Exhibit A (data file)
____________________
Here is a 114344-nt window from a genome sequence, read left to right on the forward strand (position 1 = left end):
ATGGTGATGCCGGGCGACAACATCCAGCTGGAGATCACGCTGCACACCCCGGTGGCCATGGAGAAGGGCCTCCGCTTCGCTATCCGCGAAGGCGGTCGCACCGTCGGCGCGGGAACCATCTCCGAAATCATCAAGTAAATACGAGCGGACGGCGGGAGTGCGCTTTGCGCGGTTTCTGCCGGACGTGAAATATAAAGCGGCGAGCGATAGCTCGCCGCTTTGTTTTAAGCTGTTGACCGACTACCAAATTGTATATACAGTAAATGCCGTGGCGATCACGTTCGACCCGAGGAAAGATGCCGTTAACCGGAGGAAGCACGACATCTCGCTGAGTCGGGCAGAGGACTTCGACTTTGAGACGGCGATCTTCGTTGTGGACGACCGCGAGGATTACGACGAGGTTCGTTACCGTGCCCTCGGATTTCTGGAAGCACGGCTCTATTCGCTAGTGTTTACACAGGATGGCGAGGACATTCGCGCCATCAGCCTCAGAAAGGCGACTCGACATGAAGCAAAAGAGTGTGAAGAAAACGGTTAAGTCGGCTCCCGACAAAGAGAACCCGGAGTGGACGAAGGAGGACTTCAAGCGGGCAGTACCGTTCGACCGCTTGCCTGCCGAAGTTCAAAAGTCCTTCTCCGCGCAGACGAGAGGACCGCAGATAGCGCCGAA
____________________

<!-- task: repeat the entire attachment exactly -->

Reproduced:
Here is a 114344-nt window from a genome sequence, read left to right on the forward strand (position 1 = left end):
ATGGTGATGCCGGGCGACAACATCCAGCTGGAGATCACGCTGCACACCCCGGTGGCCATGGAGAAGGGCCTCCGCTTCGCTATCCGCGAAGGCGGTCGCACCGTCGGCGCGGGAACCATCTCCGAAATCATCAAGTAAATACGAGCGGACGGCGGGAGTGCGCTTTGCGCGGTTTCTGCCGGACGTGAAATATAAAGCGGCGAGCGATAGCTCGCCGCTTTGTTTTAAGCTGTTGACCGACTACCAAATTGTATATACAGTAAATGCCGTGGCGATCACGTTCGACCCGAGGAAAGATGCCGTTAACCGGAGGAAGCACGACATCTCGCTGAGTCGGGCAGAGGACTTCGACTTTGAGACGGCGATCTTCGTTGTGGACGACCGCGAGGATTACGACGAGGTTCGTTACCGTGCCCTCGGATTTCTGGAAGCACGGCTCTATTCGCTAGTGTTTACACAGGATGGCGAGGACATTCGCGCCATCAGCCTCAGAAAGGCGACTCGACATGAAGCAAAAGAGTGTGAAGAAAACGGTTAAGTCGGCTCCCGACAAAGAGAACCCGGAGTGGACGAAGGAGGACTTCAAGCGGGCAGTACCGTTCGACCGCTTGCCTGCCGAAGTTCAAAAGTCCTTCTCCGCGCAGACGAGAGGACCGCAGATAGCGCCGAA